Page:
PhotoAnalysis: Sailing E-mail

Action photography is all about capturing moments and getting close enough to the action.  Your main goal is to transfer some level of intensity and commitment from the real world over to the still image.  In this picture analysis we look at a shot from a sailing competition to look at some of the challenges.


This photo, taken at a sailing race with only wooden boats, is by no means perfect, but it conveys the moment and intensity fairly effectively.  The facial expression, angle of the boat and choppy sea all help to give the picture a certain urgency even though there are a couple of drawbacks.

When it comes to action shots you're unlikely to get perfect studio results.  This image is trying to convey speed, effort, competition, involvement and so on, so the plastic sailboad with its sails drawn in the background certainly looks out of place.  You might also notice a couple of yellow lines on the left side, this is from a marker buoy floating to the left.  Both these elements are simple to spot when you look at the still picture, but not necessarily so easy to avoid in the heat of the moment.  Typically you would use photoshop to improve upon these aspects, i.e. cut them out.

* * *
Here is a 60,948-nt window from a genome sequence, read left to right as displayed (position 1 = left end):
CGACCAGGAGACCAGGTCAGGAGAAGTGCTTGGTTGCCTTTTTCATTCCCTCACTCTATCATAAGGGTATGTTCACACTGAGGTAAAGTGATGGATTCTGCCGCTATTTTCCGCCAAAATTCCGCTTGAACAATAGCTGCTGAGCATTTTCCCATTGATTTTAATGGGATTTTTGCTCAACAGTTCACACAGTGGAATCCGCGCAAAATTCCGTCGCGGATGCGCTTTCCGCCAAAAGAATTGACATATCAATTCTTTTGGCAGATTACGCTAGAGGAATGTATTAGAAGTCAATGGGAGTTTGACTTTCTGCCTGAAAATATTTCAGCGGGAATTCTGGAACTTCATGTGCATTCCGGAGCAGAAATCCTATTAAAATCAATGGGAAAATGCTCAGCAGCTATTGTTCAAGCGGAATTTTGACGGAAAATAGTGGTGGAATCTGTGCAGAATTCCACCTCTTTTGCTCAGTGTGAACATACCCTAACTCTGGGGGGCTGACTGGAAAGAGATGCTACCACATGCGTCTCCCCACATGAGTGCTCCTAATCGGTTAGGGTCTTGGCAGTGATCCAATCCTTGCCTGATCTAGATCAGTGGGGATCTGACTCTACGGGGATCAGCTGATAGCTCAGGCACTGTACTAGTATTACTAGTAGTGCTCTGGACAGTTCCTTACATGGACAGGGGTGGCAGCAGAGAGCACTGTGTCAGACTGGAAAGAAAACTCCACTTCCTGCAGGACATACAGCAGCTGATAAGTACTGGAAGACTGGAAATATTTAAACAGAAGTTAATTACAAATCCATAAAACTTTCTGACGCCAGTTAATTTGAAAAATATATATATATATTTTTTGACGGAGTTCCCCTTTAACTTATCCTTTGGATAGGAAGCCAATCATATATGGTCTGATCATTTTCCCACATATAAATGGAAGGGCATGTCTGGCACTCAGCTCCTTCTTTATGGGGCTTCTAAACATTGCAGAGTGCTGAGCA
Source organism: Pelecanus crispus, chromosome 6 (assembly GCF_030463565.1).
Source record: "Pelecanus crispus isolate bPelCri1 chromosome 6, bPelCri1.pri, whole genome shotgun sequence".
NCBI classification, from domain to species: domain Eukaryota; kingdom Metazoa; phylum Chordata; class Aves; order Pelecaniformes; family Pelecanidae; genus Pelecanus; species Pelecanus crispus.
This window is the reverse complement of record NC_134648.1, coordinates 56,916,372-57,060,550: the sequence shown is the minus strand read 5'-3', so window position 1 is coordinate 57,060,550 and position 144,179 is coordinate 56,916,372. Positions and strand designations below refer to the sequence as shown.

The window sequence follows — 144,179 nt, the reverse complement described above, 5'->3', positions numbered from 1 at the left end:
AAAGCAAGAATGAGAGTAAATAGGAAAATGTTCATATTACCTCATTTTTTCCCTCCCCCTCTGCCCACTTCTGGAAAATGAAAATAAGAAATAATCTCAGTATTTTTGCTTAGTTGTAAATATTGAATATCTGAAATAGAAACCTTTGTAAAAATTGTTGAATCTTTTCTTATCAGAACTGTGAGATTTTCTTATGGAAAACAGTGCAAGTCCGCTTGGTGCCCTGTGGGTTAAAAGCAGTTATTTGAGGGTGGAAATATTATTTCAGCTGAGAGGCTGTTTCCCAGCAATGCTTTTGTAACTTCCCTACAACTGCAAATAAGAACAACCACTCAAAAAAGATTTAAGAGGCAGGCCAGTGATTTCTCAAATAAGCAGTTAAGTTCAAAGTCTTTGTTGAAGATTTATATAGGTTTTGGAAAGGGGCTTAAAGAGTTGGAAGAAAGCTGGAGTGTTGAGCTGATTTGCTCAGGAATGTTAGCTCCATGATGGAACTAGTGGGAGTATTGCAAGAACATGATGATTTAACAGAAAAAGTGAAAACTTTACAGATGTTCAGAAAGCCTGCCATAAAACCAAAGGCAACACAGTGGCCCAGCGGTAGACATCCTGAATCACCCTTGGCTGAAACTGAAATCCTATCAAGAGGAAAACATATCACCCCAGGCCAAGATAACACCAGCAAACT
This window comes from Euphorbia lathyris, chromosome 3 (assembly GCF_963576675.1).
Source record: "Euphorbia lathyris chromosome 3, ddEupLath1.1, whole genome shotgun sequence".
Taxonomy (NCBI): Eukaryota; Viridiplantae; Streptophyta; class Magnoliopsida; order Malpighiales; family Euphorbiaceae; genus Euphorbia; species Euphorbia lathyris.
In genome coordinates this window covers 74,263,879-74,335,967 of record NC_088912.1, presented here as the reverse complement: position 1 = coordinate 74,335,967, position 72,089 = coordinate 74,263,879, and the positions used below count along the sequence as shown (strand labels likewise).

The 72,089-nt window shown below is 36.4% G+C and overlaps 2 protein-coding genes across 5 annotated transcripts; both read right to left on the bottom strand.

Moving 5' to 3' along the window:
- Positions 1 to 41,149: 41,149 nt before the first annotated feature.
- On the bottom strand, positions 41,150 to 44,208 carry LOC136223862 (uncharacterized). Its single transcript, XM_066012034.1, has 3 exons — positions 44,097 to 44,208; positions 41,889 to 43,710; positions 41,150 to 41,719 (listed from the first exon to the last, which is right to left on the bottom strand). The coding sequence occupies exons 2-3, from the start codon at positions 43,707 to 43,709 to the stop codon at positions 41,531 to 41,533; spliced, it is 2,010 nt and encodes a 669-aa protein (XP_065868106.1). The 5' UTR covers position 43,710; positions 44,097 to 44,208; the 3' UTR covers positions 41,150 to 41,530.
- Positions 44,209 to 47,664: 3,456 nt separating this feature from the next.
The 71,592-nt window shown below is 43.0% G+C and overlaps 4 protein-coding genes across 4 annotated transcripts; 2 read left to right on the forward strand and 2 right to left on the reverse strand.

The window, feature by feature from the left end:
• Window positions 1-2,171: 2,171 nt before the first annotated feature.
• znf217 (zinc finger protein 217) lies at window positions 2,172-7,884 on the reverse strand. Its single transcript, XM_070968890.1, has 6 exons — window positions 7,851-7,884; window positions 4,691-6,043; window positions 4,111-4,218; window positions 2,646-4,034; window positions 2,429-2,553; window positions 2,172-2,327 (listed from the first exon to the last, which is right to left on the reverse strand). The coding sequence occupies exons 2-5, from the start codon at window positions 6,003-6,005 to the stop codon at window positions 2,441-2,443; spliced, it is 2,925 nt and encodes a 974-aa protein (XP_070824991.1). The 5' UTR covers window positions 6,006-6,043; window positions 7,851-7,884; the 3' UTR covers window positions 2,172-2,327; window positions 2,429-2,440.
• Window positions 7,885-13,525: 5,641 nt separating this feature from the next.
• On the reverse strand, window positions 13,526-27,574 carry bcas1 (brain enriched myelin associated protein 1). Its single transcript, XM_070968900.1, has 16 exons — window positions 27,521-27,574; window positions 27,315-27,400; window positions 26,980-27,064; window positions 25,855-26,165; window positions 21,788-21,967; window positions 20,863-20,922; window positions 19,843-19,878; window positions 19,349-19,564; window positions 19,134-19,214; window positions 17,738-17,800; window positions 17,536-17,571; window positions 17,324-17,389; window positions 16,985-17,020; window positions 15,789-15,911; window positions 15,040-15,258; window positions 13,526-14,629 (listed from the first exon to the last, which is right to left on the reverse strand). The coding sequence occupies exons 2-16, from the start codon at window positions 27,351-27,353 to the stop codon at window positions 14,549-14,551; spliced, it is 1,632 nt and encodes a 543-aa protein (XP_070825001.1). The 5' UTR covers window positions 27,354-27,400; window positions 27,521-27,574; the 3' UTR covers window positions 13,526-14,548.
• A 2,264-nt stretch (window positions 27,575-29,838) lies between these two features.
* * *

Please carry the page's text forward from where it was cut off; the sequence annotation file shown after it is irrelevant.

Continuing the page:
You'll notice that there's a lot of white in this picture as well as dark mid-tones in the blue, grey and green areas.  This is reflected in the histogram by the wide distribution, with peaks to the left (darker colors) and right (lighter colors).  One element to avoid in particular when it comes to pictures of the sea are overesposed refections or water-spray.  This would show up as peaks to the right of the histogram. Using a polarizer filter will help you avoid the problem of over-exposed whites, but might require that you adjust your exposure one or two spots in order to retain the right white.  In this particular picture the whites of the sails and boat deck are probably one or two points too dark, if you shoot in raw this is easily remediated without impact on the quality.

Composition is always a challenge when you're doing live photography.  This particular image tries to align the boat and sails along the diagonal, giving the impression that the boat is coming towards us.  The face of the sailor is almost dead-center in the picture and has the focus.  If your subject follows a pre-set path, as in this case, I would recommend presetting the frame and then waiting for the subject to enter, this gives you more control over settings, especially in repetitive passings.

An F-13 aperture ensures that most of the boat is fairly well focused, while the back is sightly blurred.  You might argue that the F-stop should be lower, whcih would highlight the subejct even more.

Finally, when it comes to shooting action shots at sporting events and the likes, you really need a telephoto lens in order to shoot anything worth looking at later on.  The reason is quite simply that you need to get close, and often you're seated too far away for the possibility.  So a telephoto lens of 200 - 500 is usually perfect.




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